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A local Reverend notices, through a small window in his study, a young woman sitting in her room, reading a book. A sharp modern take on small-town America from American Classic author Sherwood Anderson.
Fear, an obsession of the senses, and paranoia all converge in this classic tale by the master of horror and suspense into the consciousness of a mind determined to convince the readers of one deceptive truth called sanity.
Neither a socialist nor an imperialist, the fundamentally apolitical Akutagawa is here concerned only with pointing out human folly – in particular the rattan-chair pretensions of those within his own class, the literati.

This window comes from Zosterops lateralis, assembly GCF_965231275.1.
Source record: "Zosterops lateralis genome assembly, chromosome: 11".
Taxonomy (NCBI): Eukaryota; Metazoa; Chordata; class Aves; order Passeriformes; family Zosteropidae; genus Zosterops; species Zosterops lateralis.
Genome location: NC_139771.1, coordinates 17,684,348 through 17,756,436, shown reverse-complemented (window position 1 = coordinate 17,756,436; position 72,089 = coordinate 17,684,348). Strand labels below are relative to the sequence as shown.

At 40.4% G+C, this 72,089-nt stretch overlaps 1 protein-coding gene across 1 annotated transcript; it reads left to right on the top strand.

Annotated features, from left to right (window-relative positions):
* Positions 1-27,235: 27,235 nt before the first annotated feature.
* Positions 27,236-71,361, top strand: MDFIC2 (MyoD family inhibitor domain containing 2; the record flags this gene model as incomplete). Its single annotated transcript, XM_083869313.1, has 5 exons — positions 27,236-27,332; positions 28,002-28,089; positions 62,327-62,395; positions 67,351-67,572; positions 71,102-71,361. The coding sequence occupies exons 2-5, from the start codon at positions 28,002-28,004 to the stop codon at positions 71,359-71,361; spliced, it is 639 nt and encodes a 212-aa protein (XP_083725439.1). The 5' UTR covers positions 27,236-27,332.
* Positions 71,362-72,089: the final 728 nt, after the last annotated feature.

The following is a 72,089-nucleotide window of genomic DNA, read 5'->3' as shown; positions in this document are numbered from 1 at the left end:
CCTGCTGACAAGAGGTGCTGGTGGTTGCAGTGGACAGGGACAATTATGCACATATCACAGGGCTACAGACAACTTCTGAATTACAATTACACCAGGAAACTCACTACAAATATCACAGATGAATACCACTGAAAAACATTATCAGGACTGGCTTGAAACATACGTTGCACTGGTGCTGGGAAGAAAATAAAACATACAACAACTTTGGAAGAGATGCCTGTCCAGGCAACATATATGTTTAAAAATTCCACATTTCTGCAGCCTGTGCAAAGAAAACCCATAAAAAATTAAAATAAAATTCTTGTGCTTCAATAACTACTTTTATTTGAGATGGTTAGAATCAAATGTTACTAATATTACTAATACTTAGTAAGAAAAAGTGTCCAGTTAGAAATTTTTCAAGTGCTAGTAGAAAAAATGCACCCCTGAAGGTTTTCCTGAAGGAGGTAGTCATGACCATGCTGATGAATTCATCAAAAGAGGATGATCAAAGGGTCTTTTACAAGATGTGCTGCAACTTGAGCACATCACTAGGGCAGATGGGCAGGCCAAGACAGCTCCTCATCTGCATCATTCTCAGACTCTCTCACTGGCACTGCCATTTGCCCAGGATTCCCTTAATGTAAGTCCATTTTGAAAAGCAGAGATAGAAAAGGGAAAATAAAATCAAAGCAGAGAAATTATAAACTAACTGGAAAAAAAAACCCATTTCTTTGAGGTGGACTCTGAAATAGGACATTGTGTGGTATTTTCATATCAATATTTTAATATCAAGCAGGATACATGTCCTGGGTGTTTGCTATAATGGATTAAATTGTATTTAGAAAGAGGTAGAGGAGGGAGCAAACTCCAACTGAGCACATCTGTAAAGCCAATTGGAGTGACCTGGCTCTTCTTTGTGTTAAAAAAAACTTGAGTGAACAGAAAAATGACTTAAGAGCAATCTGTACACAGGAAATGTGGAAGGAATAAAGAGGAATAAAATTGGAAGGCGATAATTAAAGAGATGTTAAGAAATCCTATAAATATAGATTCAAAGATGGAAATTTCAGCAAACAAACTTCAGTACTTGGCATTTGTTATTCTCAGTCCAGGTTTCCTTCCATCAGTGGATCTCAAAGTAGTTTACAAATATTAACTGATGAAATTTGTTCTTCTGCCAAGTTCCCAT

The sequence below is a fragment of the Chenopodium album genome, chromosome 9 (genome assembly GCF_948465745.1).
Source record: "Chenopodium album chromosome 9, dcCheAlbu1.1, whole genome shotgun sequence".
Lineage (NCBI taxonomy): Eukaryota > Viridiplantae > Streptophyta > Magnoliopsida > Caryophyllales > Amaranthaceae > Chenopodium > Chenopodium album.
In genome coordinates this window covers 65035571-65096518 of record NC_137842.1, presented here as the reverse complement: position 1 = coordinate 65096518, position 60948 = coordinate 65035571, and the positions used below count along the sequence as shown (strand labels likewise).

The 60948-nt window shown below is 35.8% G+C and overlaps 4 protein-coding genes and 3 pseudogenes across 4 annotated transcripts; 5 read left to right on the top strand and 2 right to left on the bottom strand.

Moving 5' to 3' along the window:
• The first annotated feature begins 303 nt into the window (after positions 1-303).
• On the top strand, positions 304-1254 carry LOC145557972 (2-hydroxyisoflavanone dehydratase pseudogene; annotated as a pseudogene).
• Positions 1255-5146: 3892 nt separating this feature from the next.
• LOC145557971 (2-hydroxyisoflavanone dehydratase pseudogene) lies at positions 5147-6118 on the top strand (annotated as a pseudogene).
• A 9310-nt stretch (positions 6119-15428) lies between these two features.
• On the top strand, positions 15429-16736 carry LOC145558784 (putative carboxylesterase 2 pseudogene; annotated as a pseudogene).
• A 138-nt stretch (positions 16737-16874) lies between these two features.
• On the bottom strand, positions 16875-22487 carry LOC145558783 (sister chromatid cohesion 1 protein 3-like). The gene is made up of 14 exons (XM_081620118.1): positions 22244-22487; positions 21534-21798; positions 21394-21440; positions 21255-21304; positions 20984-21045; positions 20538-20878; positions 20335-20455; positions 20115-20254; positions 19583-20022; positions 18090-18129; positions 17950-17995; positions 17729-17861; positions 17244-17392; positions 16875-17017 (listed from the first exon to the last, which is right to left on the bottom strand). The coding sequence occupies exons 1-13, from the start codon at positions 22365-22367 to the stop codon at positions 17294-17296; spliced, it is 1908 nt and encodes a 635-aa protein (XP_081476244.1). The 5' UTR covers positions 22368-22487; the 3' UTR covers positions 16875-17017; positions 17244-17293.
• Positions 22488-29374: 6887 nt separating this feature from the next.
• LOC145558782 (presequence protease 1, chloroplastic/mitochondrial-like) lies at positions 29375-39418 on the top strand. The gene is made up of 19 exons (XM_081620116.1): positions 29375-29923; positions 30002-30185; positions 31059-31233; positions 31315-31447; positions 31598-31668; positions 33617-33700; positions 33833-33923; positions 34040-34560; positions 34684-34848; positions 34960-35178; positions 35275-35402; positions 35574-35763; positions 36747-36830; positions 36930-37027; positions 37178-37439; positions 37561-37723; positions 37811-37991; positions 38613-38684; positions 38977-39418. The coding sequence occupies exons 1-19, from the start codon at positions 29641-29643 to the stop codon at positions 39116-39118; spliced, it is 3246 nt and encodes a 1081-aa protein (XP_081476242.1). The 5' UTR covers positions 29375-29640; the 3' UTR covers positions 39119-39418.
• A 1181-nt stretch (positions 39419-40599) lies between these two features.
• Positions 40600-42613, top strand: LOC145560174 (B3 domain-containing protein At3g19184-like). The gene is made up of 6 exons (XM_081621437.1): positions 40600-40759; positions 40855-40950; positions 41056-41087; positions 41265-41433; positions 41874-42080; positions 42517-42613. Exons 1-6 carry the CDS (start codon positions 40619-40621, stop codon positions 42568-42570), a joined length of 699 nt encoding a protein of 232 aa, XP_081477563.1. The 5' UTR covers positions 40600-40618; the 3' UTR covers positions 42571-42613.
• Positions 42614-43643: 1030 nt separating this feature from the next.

Is life, with all its futility, nothing but a dream, or perhaps simply a passing thought? Big questions vs. small life are depicted through the consciousness of this “ridiculous man”.
In this modernist subversion of the classic ghost story, Virginia Woolf uses all of the standard imagery of the genre–inexplicable sounds, doors closing by themselves, mysterious voices–to create a unique perspective on the supernatural. A mixture of short story and prose poem, fans of literature and ghost stories alike will enjoy this highly original work.